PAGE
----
In addition to this, of course, we’ll be conducting a new suite of game FPS benchmarks, running synthetics, and preparing for overclocking and noise. The last two items won’t make it into today’s content given PAX being hours away, but they’re coming. We will be starting our Hybrid series today, for fans of that. Check here shortly for that.
If it’s not obvious, we’re reviewing nVidia’s GTX 1080 Ti Founders Edition card today, follow-up to the GTX 1080 and gen-old 980 Ti. Included on the benches are the 1080, 1080 Ti, 1070, 980 Ti, and in some, an RX 480 to represent the $250 market. We’re still adding cards to this brand new bench, but that’s where we’re starting. Please exercise patience as we continue to iterate on this platform and build a new dataset. Last year’s was built up over an entire launch cycle.
NVidia just opened the floodgate on its GTX 1080 Ti video card, the Pascal-based mid-step between the GTX 1080 and GTX Titan X. The 1080 Ti opens up SMs over the GTX 1080, now totaling 28 SMs over the 1080’s 20 SMs, resulting in 3584 total FP32 CUDA cores on the GTX 1080 Ti. Simultaneous multiprocessor architecture remains the same – Pascal hasn’t changed, here – leaving us with primary changes in the memory subsystem.
The GTX 1080 Ti will host 11GB of GDDR5X memory – not HBM2 – with a speed of 11Gbps. This is boosted over the GTX 1080’s 10Gbps GDDR5X memory speeds, resultant of work done by memory supplier Micron to clean the signal. The heavy transition cluttering of early G5X iterations have been reduced, allowing a cleaner signal in the GDDR5X cells without data corruption concerns. We’ll have some news below on how this also relates to existing Pascal cards.
NVidia has added to our pile of pre-CES hardware news with the announcement of GTX 1050 and 1050 Ti-equipped laptops. 30+ models from various OEMs will be arriving in Q1 2017, including several using Intel’s new Kaby Lake CPUs this week at CES. Confirmed manufacturers include Acer, Alienware/Dell, ASUS, HP, Lenovo, and MSI.
As mentioned in our laptop 1060/1070/1080 benchmark, improvements to power management mean that nVidia’s 10-series notebook GPUs are the real deal, rather than the neutered “-M” versions that laptops have gotten in the past. The specs listed for the notebook GPUs confirm this, with the only major difference being higher core clock speeds in the notebook 1050 and 1050 Ti. This doesn’t indicate a change in the physical hardware, it mostly seems that nVidia has increased the clock-rate given the high thermal headroom (room to increase heat) as a result of the efficient 1050/Ti GPUs. Like other 10-series laptops, OEMs will probably be allowed an additional +/-10% for overclocking their GPUs.
The Nintendo “Switch” was announced this morning, the next-generation half-portable, half-docked console. To reduce confusion, the Switch was previously referred to as the Nintendo “NX.” It is the same device.
Nintendo's new Switch is built in partnership with nVidia and leverages the Pascal architecture found in current-generation GTX 10-series GPUs. At least, based on this text from nVidia's blog: "[...] NVIDIA GPU based on the same architecture as the world’s top-performing GeForce gaming graphics cards." Tegra SOCs include ARM processors alongside the nVidia graphics solution, and also host all of the I/O lanes and memory interfaces. This is a complete system, as indicated by “system on chip.” We've asked nVidia for details on which ARM devices are used and which memory will be supported, but were told that the company is not revealing further details on Nintendo's product. We are awaiting comment from Nintendo for more information.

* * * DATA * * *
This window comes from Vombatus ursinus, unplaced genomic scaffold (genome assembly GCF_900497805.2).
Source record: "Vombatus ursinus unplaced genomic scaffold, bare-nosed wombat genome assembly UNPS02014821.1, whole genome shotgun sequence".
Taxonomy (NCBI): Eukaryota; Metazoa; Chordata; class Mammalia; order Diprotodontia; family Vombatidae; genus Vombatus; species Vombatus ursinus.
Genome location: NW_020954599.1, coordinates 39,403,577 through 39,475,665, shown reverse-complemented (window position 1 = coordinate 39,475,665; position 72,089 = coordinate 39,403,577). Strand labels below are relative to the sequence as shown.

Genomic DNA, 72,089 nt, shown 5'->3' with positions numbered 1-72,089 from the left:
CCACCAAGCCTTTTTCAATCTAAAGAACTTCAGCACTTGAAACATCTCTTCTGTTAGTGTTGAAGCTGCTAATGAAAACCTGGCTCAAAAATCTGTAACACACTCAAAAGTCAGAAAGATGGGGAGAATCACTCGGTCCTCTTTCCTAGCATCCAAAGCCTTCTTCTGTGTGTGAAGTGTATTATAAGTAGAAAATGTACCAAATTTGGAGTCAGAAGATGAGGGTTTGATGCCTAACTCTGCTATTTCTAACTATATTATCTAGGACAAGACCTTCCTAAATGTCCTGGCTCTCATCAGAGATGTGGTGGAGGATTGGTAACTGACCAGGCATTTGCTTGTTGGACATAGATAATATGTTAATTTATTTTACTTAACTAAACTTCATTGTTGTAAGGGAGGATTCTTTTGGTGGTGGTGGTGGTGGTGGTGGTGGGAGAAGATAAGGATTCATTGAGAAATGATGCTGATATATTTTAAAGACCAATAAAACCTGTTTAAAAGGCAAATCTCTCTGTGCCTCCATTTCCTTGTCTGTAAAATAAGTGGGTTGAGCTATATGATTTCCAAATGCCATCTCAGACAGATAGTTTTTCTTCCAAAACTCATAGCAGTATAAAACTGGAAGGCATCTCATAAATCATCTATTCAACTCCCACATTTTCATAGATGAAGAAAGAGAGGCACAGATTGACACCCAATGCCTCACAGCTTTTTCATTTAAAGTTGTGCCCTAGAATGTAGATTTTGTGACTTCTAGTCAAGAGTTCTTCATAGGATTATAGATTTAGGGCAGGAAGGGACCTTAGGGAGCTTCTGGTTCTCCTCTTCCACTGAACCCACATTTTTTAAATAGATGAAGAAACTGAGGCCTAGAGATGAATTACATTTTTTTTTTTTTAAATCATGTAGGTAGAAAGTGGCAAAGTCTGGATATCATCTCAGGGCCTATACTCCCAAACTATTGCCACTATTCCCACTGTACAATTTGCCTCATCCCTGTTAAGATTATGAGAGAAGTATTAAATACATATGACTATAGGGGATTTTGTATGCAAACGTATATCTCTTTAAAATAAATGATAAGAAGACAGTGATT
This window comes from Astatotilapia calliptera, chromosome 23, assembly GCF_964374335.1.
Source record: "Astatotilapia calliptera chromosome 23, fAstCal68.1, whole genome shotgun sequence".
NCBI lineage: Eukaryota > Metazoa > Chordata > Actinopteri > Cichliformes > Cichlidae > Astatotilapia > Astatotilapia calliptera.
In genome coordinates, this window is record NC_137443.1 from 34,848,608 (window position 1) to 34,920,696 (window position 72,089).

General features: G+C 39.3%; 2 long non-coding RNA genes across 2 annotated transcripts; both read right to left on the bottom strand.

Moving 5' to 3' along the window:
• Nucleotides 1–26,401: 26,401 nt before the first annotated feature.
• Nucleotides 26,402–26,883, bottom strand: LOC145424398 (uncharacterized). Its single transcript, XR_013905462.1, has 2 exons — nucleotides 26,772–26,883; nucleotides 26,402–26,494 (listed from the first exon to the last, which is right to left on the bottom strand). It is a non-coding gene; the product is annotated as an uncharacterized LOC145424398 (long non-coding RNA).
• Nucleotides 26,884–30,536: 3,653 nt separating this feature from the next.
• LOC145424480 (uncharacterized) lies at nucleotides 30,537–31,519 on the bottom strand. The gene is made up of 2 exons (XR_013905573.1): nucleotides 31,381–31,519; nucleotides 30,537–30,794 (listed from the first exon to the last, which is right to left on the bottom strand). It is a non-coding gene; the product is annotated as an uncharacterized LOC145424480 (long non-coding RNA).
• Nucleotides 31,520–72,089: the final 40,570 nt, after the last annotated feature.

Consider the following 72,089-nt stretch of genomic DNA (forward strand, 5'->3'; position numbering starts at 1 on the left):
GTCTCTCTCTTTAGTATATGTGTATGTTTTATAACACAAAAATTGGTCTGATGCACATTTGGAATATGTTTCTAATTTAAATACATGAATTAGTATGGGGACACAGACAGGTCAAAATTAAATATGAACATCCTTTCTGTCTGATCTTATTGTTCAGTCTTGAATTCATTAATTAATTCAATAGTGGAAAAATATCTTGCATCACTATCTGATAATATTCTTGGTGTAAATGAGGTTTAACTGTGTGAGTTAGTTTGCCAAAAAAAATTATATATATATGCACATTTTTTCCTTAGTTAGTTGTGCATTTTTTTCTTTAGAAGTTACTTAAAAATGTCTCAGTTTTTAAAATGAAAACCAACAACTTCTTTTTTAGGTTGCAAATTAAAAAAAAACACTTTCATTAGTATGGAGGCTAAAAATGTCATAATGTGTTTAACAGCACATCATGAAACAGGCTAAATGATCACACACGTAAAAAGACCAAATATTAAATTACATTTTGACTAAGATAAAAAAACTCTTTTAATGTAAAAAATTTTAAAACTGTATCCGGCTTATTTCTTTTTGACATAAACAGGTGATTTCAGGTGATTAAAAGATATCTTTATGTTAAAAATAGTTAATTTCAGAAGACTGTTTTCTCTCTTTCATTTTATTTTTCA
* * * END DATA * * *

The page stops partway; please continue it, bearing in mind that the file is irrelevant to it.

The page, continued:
We do know that the Tegra SOC is accelerating gameplay with hardware-acceleration for video playback, and that nVidia and Nintendo have deployed “custom software for audio effects and rendering.” We can confidently speculate that the Switch is not functioning as the previous Shield devices have (read: not streaming to handheld from a dock), mostly because the Switch is large enough to contain all necessary render hardware within its handheld state. The Switch is also shown in the advert to be playable on planes, which most certainly do not have fast enough internet to support up/down game streaming. This is processing and rendering locally.
Buildzoid returns this week to analyze the PCB and VRM of Gigabyte's GTX 1080 Xtreme Water Force GPU, providing new insight to the card's overclocking capabilities. We showed a maximum overclock of 2151.5MHz on the Gigabyte GTX 1080 Xtreme Water Force, but the card's stable OC landed it at just 2100.5MHz. Compared to the FTW Hybrid (2151.5MHz overclock sustained) and MSI Sea Hawk 1080 (2050MHz overclock sustained), the Gigabyte Xtreme Water Force's overkill VRM & cooling land it between the two competitors.
But we talk about all of that in the review; today, we're focused on the PCB and VRM exclusively.
The card uses a 12-phase core voltage VRM with a 2-phase memory voltage VRM, relying on Fairchild Semiconductor and uPI Micro for most the other components. Learn more here:
The GTX 980's placement in notebooks heralded the now-present era of desktop GPUs in laptops, but was still sort of a trial of the tech. NVidia and AMD have both introduced their Pascal and Polaris architectures in full, uncut versions to notebooks this generation, with performance generally within about 10% of an equivalent desktop build. Despite the desktop-level power, battery life should also be improved resultant of an overall reduction in power consumption by the GPU and the CPU alike. And almost every other component, for that matter – like DDR4, which requires lower voltage and draws less power than DDR3.
Today, we're looking at the MSI GE62VR 6RF Apache Pro laptop with GTX 1060 & i7-6700HQ, priced at $1600. The benchmarks follow our previous notebook 1070 vs. 1080 tests, but with proper depth and hands-on. Note also that we already wrote about the GE62VR's bloatware problem.
In this review of the MSI GE62VR 6RF Apache Pro ($1600), we'll be testing FPS on the GTX 1060, temperatures, noise levels, and build quality.